Text books have been written on virology and one example of the victory of humans on an infectious disease is small ox, usually infection of child hood, can be mild to very deadly disease.Just a very brief and simple introduction to viral diseases in one small lecture is an impossible task to do. Which I will attempt by over simplyfying, and keeping the basic gacts intact, the basic core concepts, doing injustice to such important infectious agents.
Text book on virology have been written , a important example of human conquering one disease fully has been small pox,
A regular icosahedron has 60 rotational (or orientation-preserving) symmetries, and a symmetry order of 120 including transformations that combine a reflection and a rotation. A regular dodecahedron has the same set of symmetries, since it is the dual of the icosahedron. The set of orientation-preserving symmetries forms a group referred to as A5 (the alternating group on 5 letters), and the full symmetry group (including reflections) is the product A5 × C2. The latter group is also known as the Coxeter group H3
Some virus leave tell tale signs or cause cell death which can be morphologically observed under the microscope in tissue culture or of different affected organs.
Introduction to virology
“Knowledge is a process of piling up
facts; wisdom lies in their
VIRUSES: GENERAL PROPERTIES;
DISEASES, AND HOST RESPONSE.
``Probably the most common infectious agents``
Class of 2011 3rd
Prof. Abbas Hayat
• Definition :
1. Viruses are the smallest infective
agents. Most form of life—not only
humans animals and plants, but
bacteria also are susceptible to
infection with appropriate viruses.
2. Obligate intracellular parasites
3. Have only RNA or DNA. A imp.
distinguishing factor from bacteria and
other infectious agents.
Some medically important RNA viruses
Orthomyxovirus Influenza Influenza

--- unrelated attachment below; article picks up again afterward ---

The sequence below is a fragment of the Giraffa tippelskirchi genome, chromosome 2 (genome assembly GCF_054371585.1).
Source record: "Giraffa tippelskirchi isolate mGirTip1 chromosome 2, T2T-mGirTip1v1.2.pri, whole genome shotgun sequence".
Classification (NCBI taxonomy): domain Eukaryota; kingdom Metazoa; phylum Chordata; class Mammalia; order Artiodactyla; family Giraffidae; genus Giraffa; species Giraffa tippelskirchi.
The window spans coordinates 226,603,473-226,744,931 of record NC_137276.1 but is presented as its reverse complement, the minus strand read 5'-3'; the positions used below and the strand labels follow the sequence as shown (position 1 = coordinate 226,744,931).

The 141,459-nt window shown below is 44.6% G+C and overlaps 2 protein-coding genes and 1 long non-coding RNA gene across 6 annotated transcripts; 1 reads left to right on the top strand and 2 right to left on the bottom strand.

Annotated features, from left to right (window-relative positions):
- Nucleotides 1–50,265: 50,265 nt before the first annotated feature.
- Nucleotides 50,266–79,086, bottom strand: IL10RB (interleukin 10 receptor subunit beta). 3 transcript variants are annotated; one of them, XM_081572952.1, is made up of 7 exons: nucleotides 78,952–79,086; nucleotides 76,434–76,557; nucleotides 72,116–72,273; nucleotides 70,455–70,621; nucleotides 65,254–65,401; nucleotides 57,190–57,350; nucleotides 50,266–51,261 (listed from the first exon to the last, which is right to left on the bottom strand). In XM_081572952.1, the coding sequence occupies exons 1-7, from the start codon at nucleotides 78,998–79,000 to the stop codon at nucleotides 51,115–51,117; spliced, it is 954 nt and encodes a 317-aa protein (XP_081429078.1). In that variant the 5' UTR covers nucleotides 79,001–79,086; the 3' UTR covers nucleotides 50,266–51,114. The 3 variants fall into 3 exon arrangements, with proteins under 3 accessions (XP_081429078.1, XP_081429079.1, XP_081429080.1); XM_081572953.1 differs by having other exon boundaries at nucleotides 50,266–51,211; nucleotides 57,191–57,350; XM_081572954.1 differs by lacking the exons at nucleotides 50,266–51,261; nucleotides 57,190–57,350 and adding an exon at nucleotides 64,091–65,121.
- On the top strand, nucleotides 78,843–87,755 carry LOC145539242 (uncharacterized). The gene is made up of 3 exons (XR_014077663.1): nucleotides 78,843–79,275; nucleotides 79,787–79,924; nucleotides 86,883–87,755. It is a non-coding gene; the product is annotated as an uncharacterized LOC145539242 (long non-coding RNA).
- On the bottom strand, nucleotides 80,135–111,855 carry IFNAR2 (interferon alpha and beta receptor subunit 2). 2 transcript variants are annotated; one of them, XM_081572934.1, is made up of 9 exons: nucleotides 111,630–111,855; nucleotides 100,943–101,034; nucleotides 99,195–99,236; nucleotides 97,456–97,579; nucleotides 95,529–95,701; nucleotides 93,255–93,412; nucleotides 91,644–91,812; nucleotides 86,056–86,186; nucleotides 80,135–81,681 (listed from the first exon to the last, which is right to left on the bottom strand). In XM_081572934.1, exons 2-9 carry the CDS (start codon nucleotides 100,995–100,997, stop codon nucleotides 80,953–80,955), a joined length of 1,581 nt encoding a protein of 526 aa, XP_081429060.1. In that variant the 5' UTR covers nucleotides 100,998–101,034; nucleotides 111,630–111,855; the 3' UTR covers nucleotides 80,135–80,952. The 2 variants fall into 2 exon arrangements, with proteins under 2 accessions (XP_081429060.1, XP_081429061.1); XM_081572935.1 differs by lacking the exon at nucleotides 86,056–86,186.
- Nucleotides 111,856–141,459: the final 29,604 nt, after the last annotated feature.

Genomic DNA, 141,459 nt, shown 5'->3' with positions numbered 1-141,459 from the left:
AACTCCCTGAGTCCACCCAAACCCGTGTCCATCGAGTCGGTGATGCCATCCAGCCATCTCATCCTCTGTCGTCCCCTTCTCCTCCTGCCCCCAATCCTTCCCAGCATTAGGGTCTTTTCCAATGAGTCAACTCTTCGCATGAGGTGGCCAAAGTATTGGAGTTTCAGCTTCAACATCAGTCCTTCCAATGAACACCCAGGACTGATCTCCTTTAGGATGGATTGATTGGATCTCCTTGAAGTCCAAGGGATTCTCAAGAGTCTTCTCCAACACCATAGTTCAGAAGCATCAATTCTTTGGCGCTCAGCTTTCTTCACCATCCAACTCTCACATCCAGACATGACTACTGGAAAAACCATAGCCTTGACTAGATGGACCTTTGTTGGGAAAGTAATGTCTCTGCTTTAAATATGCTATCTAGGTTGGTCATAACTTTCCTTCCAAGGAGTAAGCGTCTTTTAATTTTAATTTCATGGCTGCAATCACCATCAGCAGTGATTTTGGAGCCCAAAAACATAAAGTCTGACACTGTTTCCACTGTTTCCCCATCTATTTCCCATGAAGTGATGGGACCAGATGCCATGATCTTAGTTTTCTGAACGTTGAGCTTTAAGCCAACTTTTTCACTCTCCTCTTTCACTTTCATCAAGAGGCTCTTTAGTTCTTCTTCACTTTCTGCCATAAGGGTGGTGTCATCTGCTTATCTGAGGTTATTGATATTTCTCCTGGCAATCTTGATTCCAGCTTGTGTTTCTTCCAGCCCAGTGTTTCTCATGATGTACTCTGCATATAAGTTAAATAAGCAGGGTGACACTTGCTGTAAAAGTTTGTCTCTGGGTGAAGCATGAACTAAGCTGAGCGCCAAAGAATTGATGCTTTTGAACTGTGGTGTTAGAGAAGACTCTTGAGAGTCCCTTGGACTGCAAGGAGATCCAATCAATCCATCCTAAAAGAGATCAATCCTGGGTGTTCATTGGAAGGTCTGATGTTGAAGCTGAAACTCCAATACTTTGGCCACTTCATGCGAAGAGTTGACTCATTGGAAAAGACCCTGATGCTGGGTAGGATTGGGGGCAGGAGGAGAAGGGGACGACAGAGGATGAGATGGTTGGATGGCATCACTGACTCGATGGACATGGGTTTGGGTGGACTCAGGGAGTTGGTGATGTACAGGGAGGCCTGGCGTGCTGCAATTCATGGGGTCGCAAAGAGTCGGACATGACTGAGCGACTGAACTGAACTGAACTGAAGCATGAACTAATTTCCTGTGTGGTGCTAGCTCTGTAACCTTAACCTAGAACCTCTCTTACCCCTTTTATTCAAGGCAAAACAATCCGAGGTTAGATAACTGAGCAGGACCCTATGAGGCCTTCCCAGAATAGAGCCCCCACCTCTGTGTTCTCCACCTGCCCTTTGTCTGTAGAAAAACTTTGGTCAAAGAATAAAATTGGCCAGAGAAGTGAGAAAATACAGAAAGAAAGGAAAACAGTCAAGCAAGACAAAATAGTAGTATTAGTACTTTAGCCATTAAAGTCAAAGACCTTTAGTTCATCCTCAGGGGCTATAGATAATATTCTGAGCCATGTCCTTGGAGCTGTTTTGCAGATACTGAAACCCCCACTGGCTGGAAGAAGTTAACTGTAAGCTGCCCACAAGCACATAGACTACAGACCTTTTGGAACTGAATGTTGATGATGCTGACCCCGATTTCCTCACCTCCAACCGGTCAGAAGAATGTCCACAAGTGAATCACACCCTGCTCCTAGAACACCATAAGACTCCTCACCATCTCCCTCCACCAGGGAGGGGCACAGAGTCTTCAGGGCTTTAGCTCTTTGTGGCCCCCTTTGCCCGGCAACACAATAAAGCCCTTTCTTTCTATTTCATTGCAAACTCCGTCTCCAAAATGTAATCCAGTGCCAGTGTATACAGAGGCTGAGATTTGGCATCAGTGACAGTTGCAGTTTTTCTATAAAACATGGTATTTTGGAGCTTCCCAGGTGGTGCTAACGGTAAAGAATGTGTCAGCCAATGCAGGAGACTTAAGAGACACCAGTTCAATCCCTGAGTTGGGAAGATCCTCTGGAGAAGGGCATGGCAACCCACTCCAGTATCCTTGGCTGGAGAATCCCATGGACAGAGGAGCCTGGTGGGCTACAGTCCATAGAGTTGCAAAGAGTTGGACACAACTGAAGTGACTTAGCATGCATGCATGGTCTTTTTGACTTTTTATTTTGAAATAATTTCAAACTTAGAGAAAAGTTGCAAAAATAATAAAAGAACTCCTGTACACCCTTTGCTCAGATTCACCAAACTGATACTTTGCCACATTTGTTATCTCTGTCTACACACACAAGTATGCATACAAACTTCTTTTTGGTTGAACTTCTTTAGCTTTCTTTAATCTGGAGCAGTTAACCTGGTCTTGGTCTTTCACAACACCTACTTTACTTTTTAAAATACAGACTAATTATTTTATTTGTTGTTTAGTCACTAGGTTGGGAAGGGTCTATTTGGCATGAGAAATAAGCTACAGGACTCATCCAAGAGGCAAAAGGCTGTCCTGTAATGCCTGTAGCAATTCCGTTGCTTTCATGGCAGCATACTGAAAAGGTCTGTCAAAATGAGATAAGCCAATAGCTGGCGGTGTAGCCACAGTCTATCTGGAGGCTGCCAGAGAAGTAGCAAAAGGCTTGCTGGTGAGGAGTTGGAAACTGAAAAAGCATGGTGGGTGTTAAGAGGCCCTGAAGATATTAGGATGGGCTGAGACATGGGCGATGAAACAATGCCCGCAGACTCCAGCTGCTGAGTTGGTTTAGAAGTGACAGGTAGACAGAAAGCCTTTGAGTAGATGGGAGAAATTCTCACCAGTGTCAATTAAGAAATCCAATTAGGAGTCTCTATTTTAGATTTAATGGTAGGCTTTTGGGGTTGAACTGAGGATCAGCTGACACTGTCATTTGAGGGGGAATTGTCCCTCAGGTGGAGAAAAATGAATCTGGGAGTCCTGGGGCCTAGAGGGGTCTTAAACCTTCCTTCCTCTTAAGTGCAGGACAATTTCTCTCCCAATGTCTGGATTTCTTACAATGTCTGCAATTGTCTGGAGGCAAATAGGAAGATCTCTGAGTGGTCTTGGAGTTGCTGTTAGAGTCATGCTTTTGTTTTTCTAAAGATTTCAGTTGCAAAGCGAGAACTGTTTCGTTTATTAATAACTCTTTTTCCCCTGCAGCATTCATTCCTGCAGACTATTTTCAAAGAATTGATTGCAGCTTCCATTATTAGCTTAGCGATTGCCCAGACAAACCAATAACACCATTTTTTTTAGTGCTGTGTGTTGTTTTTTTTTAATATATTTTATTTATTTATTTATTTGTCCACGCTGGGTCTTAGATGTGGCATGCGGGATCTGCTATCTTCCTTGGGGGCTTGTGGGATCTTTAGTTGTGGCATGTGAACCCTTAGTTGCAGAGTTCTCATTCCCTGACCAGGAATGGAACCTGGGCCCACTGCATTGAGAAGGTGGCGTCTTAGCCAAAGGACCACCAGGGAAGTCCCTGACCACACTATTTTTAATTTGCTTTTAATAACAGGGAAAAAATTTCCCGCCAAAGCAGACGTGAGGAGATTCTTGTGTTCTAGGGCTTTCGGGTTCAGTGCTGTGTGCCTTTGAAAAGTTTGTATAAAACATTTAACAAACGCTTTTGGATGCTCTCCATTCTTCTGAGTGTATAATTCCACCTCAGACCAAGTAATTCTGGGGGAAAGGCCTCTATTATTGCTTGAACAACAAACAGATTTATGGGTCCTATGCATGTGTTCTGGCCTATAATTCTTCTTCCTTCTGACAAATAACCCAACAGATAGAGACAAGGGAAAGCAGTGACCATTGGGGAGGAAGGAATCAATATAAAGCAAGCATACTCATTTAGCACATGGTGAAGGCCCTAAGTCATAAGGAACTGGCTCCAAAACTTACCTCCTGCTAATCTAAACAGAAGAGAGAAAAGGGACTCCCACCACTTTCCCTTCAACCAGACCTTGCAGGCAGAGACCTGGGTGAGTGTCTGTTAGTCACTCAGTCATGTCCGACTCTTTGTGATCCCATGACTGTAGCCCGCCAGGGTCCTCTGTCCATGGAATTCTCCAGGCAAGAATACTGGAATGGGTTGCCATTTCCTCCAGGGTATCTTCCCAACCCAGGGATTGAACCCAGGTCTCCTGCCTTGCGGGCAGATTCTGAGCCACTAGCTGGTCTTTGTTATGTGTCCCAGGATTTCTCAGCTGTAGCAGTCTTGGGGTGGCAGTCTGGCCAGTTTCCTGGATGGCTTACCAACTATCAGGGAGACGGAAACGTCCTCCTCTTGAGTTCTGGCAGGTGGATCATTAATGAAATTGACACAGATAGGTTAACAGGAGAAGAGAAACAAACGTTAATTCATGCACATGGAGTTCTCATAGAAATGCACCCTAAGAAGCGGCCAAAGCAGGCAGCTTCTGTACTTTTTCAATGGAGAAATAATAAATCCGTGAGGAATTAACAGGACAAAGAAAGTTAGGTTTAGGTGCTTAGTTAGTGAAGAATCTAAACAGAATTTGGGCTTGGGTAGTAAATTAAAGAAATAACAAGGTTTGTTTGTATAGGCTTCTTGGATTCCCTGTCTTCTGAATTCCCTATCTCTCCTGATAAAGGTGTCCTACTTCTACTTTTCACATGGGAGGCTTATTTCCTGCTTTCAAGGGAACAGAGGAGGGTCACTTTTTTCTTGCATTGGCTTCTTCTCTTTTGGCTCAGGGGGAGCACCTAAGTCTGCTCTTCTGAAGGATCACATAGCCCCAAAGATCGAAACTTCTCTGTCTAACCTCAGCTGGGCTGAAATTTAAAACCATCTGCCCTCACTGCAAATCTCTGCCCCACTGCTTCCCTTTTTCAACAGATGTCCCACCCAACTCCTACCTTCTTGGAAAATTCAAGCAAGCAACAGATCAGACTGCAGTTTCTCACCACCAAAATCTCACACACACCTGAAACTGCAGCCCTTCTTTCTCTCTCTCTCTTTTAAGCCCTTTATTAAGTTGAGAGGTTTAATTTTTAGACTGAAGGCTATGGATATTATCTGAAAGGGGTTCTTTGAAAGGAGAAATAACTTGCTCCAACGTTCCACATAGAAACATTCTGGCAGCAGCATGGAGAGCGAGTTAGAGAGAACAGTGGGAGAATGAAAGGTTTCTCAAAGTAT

Paramyxoviruses Para influenza,
Rhabdoviruses Rabies Rabies
Flaviviruses Flavivirus Encephalitis,
Reoviruses Rotavirus gastroenteritis
Retroviruses HTLV -I, II,
HIV -I, II
T cell leukemia,-
• Virus like particles, or incomplete viruses.
• Bacteriophage: bacteriophage
from 'bacteria' and Greek φ γε νᾰ ῖ phagein "to eat") is any
one of a number of viruses that infect
bacteria. Bacteriophages are among the
most common biological entities on Earth
• Plasmid: DNA molecule that is separate from, and can replicate
independently of, the chromosomal DNA. Are double-stranded and,
in many cases, circular. Plasmids usually occur naturally in bacteria,
but are sometimes found in eukaryotic organisms
• Prion : infectious particles composed of protein and no
detectable nucleic acid or envelope. cause of certain slow diseases
like Creutzfeldt-Jacob Disease (CJD) in human and scrapie in
Three main properties :
1. Small size. 10nm- 300nm.
Bacteria are approx.
1000nm and R.B.C 7500nm.
2. Genome . DNA or RNA
3. Metabolically inert . No
metabolic activity outside
susceptible host cells;
No active Ribosome's or protein
Some have enzymes within their
Cannot multiply in inanimate media
but only in living cells.
On entry into susceptible cell, viral
genome or nucleic acid is
transcribed into ----or itself acts as
--------virus specific messenger or
mRNA which then directs the
replication of new virus particles.
STRUCTURE OF VIRUSES
• Virus basically consists of a core of
nucleic acid surrounded by a
• Protein coat protects the viral
genome from inactivation by
adverse environment factors e.g.
nucleases in the blood stream. It is
antigenic and often responsible for
stimulating the production of
The structure which makes up a virus particle
are known as :
• VIRION : Intact virus particle.
• Capsid : The protein coat .
• Capsomere : the protein structural units of
which the Capsid is composed.
• Nucleic acid : RNA or DNA
• Envelope : particles of many viruses
surrounded by a lipoprotein envelope,